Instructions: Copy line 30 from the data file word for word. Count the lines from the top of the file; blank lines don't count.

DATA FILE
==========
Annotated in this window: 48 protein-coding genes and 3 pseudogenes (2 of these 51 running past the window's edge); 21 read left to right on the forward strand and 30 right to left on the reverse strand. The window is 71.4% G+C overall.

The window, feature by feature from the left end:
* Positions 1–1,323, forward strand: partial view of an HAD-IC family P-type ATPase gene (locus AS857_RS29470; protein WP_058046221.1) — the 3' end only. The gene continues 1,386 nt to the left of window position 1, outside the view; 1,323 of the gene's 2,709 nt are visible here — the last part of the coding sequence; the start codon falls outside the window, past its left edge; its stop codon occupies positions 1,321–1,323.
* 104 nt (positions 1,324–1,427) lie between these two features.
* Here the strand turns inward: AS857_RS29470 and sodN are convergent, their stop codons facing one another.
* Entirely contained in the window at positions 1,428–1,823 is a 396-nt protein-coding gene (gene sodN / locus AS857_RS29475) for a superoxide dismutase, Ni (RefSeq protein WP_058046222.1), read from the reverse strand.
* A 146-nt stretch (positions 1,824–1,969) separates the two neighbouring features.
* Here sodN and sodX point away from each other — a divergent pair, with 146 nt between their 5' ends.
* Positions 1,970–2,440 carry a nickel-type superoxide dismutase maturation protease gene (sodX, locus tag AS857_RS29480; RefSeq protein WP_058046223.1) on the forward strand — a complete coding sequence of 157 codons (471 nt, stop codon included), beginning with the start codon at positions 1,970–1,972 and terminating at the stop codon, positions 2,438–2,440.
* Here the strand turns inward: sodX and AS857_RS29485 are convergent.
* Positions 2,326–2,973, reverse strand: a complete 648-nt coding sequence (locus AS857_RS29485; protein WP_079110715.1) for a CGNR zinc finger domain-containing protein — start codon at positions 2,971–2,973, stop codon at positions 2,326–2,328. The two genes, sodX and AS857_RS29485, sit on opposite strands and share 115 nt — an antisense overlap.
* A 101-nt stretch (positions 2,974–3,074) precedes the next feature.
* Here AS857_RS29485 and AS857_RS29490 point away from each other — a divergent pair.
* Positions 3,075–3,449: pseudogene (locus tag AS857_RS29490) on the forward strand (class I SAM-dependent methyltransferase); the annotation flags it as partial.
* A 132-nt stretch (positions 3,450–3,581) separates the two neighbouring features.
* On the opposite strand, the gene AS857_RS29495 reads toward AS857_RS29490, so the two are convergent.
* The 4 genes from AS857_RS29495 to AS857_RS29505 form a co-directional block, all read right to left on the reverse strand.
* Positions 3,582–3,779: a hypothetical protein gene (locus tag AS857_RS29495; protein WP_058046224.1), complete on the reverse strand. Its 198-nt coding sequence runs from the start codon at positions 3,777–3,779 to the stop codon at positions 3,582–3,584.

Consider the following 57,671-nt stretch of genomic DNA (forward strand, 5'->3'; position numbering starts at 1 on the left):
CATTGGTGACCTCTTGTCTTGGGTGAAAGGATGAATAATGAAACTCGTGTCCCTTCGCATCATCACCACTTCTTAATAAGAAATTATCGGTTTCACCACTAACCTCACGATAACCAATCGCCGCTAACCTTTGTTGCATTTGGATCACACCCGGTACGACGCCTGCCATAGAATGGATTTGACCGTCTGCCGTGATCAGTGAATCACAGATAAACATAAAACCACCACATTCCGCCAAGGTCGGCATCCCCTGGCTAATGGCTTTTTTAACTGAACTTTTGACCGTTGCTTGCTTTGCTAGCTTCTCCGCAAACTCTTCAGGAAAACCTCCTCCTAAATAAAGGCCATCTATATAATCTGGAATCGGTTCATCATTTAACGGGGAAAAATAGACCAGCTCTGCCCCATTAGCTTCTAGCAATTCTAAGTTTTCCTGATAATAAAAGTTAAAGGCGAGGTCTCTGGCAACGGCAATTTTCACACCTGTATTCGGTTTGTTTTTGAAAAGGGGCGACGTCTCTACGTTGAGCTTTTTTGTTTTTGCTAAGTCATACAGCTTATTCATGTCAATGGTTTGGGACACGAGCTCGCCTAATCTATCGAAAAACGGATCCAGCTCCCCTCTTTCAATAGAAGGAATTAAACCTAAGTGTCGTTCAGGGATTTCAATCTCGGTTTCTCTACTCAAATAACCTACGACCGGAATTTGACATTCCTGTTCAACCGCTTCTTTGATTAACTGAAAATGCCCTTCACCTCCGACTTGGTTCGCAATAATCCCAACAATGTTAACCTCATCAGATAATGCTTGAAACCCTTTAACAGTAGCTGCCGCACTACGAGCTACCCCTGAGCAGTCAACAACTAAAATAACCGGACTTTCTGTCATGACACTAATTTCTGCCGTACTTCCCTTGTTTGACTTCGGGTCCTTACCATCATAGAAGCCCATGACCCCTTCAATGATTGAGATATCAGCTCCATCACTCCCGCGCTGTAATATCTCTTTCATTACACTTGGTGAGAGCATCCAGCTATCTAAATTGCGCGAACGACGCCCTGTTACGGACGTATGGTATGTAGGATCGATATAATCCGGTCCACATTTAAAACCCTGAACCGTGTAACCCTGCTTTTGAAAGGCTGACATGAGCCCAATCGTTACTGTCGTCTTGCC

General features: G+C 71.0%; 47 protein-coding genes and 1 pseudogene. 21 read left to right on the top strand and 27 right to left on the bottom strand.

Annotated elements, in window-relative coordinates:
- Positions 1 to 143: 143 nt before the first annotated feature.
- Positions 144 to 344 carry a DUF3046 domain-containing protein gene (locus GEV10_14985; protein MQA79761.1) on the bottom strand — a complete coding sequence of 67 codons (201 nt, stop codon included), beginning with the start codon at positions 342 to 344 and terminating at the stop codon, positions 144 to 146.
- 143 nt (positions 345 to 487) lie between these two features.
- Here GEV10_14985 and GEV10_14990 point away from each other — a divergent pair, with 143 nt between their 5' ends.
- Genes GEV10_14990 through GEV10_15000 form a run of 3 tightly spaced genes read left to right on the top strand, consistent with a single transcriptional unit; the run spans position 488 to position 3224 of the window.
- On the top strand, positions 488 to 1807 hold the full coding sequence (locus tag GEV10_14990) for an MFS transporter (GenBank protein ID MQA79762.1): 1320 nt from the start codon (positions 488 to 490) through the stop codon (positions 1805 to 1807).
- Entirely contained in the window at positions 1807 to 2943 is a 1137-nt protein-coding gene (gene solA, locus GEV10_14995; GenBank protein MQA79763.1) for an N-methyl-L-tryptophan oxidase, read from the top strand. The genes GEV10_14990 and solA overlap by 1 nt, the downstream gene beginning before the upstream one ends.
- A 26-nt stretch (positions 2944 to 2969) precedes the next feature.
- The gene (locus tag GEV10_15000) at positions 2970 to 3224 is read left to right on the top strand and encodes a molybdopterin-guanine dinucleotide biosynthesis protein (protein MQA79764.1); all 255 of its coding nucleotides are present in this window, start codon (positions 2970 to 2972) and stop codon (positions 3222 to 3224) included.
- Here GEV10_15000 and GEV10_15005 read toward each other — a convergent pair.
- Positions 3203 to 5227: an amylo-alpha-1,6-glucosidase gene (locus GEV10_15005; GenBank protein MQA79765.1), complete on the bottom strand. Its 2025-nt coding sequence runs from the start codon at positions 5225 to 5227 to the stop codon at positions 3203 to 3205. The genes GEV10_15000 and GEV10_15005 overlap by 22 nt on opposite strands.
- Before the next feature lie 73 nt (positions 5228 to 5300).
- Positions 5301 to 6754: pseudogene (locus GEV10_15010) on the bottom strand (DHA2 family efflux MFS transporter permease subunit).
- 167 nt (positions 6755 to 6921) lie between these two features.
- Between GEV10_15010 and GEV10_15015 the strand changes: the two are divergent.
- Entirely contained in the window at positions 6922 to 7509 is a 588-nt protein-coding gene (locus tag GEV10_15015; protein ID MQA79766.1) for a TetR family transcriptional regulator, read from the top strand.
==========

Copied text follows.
- A 26-nt stretch (positions 2944 to 2969) precedes the next feature.